Many political bloggers are talking today about the list of “worst Americans” posted by John Hawkins after surveying a group of mostly conservative bloggers:
23) Saul Alinsky (7)
23) Bill Clinton (7)
23) Hillary Clinton (7)
19) Michael Moore (7)
19) George Soros (8)
19) Alger Hiss (8)
19) Al Sharpton (8)
13) Al Gore (9)
13) Noam Chomsky (9)
13) Richard Nixon (9)
13) Jane Fonda (9)
13) Harry Reid (9)
13) Nancy Pelosi (9)
11) John Wilkes Booth (10)
11) Margaret Sanger (10)
9) Aldrich Ames (11)
9) Timothy McVeigh (11)
7) Ted Kennedy (14)
7) Lyndon Johnson (14)
5) Benedict Arnold (17)
5) Woodrow Wilson (17)
4) The Rosenbergs (19)
3) Franklin Delano Roosevelt (21)
2) Barack Obama (23)
1) Jimmy Carter (25)
As Jim Geraghty notes at NRO Online, this list is really nothing more than a list of the people that annoy conservative bloggers the most, a fact demonstrated by the people who are on the list, by how they’re ranked, and by who was omitted. Jimmy Carter is “worse” than Benedict Arnold and Tim McVeigh ? Really ? And Michael Moore is on the list but Jeffrey Dahmer isn’t ? As James Joyner notes over at OTB, it’s not easy to come up with an objective definition of “worst Americans” to begin with, and this list in particular reflects a highly subjective view that barely takes history into account.
Obviously, this poll isn’t to be taken all that seriously but it has raised some interesting questions. Matt Lewis cites it as proof that American politics is broken, Mediaite’s Tommy Christopher notes the blatant political bias reflected in the list, and Ed Morrissey notes that this question came up in the political blogosphere before, about five years ago:
Just for disclosure’s sake, John usually invites me to participate in his polls, but I’m usually too busy to put much time into them (sorry, John). This time, I passed for a couple of other reasons. First, I had already done this exercise five years ago at Captain’s Quarters, about which more in a moment.
After reading through Ed’s list, which is very interesting to say the least, and following a few links, I realized that I had done the same thing five years ago as well. That list was made when I was still a relatively new blogger, so I’m going to take this opportunity to revise it. Like Stephen Bainbridge, I will list my choices alphabetically rather than by order of “worseness.” And, like Ed, I’m going to so with this definition of what “Worst American” means to me:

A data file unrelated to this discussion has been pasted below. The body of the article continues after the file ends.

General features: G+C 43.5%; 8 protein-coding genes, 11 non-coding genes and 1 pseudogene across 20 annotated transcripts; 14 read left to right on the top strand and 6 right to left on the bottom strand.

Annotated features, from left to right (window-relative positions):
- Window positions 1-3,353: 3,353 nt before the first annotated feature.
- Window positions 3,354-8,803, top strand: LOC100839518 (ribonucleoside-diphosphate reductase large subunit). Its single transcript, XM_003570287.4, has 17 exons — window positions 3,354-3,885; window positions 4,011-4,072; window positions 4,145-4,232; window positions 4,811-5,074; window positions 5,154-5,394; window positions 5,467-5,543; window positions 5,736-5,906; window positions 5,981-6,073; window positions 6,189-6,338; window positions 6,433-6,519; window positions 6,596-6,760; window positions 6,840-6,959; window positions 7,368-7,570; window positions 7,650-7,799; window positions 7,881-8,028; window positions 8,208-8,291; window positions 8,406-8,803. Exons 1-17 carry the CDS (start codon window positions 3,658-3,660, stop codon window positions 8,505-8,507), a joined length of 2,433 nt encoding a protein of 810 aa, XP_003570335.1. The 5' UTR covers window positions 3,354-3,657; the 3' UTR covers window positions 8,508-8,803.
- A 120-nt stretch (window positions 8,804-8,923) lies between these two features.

For my consideration, I decided that the status of American had to be part of their “crimes”. In other words, simply picking someone like Ted Bundy or Charles Manson would be too easy. Their evil, though real and in most cases worse than what you’ll read on this list, doesn’t have to do with their innate American heritage. I went looking for the people who sinned against America itself, or the ideal of America. Otherwise, we’d just be looking at body counts.
I also tried to avoid picking contemporary political figures, as we do not have sufficient historical perspective to make that kind of determination. (I do have one exception to this.) Don’t expect to see Harry Reid or Nancy Pelosi on this list, nor Teddy Kennedy or Bill Clinton.
So, with that in mind, here we go:
1. Benedict Arnold
Not just because he betrayed his country in it’s infancy, although that is certainly contemptible, but also because of what he did after he became a British General.
2. John Wilkes Booth
Of all the Presidential assassins throughout American history, Booth’s motives were the most venal and his impact on history was the greatest. But for the assassination of Abraham Lincoln, the post-war history of the United States, and the entire Reconstruction Era, would have been much different and, arguably, much better.
3. James Buchanan
What I said in 2005 still applies, “the bachelor President who bungled his way through four years in office and left America on the verge of destruction.”
4. Aaron Burr
In addition to murdering Alexander Hamilton, Burr also engaged in a conspiracy to foment a rebellion against the United States in the territory covered by the Louisiana Purchase.
5. Jefferson Davis
President of the traitorous Confederate State of America, defender of the slavocracy. Some will object to my putting Davis in the list because he was, admittedly, hardly alone in rebelling against the United States, but he was the leader so he deserved to be deserves to be singled out by name, and he stands in for everyone else.
6. Nathan Bedford Forrest
A Lieutenant General in the CSA Army, part of the mass murder of black Union soldiers during the Battle of Fort Pillow, one of the Founders of the Ku Klux Klan
7. Alger Hiss
A traitor to his country and a spy for a regime dedicated to eradicating freedom.